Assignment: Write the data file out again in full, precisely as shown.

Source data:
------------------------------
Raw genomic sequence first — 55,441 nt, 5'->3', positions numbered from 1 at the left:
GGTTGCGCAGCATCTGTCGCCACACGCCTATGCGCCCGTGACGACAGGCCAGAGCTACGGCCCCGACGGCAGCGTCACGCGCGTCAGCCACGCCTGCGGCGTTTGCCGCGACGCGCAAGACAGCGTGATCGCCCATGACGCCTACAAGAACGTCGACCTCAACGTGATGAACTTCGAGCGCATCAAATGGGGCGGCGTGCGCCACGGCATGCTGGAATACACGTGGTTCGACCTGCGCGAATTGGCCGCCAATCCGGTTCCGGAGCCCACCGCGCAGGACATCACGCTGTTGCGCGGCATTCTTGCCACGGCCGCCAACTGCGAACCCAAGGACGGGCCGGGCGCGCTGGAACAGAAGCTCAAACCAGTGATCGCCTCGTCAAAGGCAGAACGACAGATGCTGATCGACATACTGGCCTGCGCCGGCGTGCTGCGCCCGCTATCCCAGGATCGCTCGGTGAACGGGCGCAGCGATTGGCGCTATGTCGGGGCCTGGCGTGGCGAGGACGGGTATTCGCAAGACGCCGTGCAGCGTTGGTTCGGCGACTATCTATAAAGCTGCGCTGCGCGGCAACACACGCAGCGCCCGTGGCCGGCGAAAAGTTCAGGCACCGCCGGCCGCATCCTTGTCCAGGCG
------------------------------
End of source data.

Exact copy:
Raw genomic sequence first — 55,441 nt, 5'->3', positions numbered from 1 at the left:
GGTTGCGCAGCATCTGTCGCCACACGCCTATGCGCCCGTGACGACAGGCCAGAGCTACGGCCCCGACGGCAGCGTCACGCGCGTCAGCCACGCCTGCGGCGTTTGCCGCGACGCGCAAGACAGCGTGATCGCCCATGACGCCTACAAGAACGTCGACCTCAACGTGATGAACTTCGAGCGCATCAAATGGGGCGGCGTGCGCCACGGCATGCTGGAATACACGTGGTTCGACCTGCGCGAATTGGCCGCCAATCCGGTTCCGGAGCCCACCGCGCAGGACATCACGCTGTTGCGCGGCATTCTTGCCACGGCCGCCAACTGCGAACCCAAGGACGGGCCGGGCGCGCTGGAACAGAAGCTCAAACCAGTGATCGCCTCGTCAAAGGCAGAACGACAGATGCTGATCGACATACTGGCCTGCGCCGGCGTGCTGCGCCCGCTATCCCAGGATCGCTCGGTGAACGGGCGCAGCGATTGGCGCTATGTCGGGGCCTGGCGTGGCGAGGACGGGTATTCGCAAGACGCCGTGCAGCGTTGGTTCGGCGACTATCTATAAAGCTGCGCTGCGCGGCAACACACGCAGCGCCCGTGGCCGGCGAAAAGTTCAGGCACCGCCGGCCGCATCCTTGTCCAGGCG